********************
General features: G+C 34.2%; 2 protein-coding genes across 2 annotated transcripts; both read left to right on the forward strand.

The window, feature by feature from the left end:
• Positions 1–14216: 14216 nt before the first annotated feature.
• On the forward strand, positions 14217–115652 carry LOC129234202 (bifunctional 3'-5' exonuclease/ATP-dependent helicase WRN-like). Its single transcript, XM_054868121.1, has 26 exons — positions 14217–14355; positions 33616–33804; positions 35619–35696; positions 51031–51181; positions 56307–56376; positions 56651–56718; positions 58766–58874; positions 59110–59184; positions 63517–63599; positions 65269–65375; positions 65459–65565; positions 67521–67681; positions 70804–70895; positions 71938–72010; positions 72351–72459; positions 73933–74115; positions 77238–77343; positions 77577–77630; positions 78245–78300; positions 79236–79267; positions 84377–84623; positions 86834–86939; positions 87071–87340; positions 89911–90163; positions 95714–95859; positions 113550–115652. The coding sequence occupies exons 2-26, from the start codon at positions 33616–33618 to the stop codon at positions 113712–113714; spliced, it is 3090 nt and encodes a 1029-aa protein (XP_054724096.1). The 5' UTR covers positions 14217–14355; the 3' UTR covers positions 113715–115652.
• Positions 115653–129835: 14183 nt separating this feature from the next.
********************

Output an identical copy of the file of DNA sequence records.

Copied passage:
General features: G+C 34.2%; 2 protein-coding genes across 2 annotated transcripts; both read left to right on the forward strand.

The window, feature by feature from the left end:
• Positions 1–14216: 14216 nt before the first annotated feature.
• On the forward strand, positions 14217–115652 carry LOC129234202 (bifunctional 3'-5' exonuclease/ATP-dependent helicase WRN-like). Its single transcript, XM_054868121.1, has 26 exons — positions 14217–14355; positions 33616–33804; positions 35619–35696; positions 51031–51181; positions 56307–56376; positions 56651–56718; positions 58766–58874; positions 59110–59184; positions 63517–63599; positions 65269–65375; positions 65459–65565; positions 67521–67681; positions 70804–70895; positions 71938–72010; positions 72351–72459; positions 73933–74115; positions 77238–77343; positions 77577–77630; positions 78245–78300; positions 79236–79267; positions 84377–84623; positions 86834–86939; positions 87071–87340; positions 89911–90163; positions 95714–95859; positions 113550–115652. The coding sequence occupies exons 2-26, from the start codon at positions 33616–33618 to the stop codon at positions 113712–113714; spliced, it is 3090 nt and encodes a 1029-aa protein (XP_054724096.1). The 5' UTR covers positions 14217–14355; the 3' UTR covers positions 113715–115652.
• Positions 115653–129835: 14183 nt separating this feature from the next.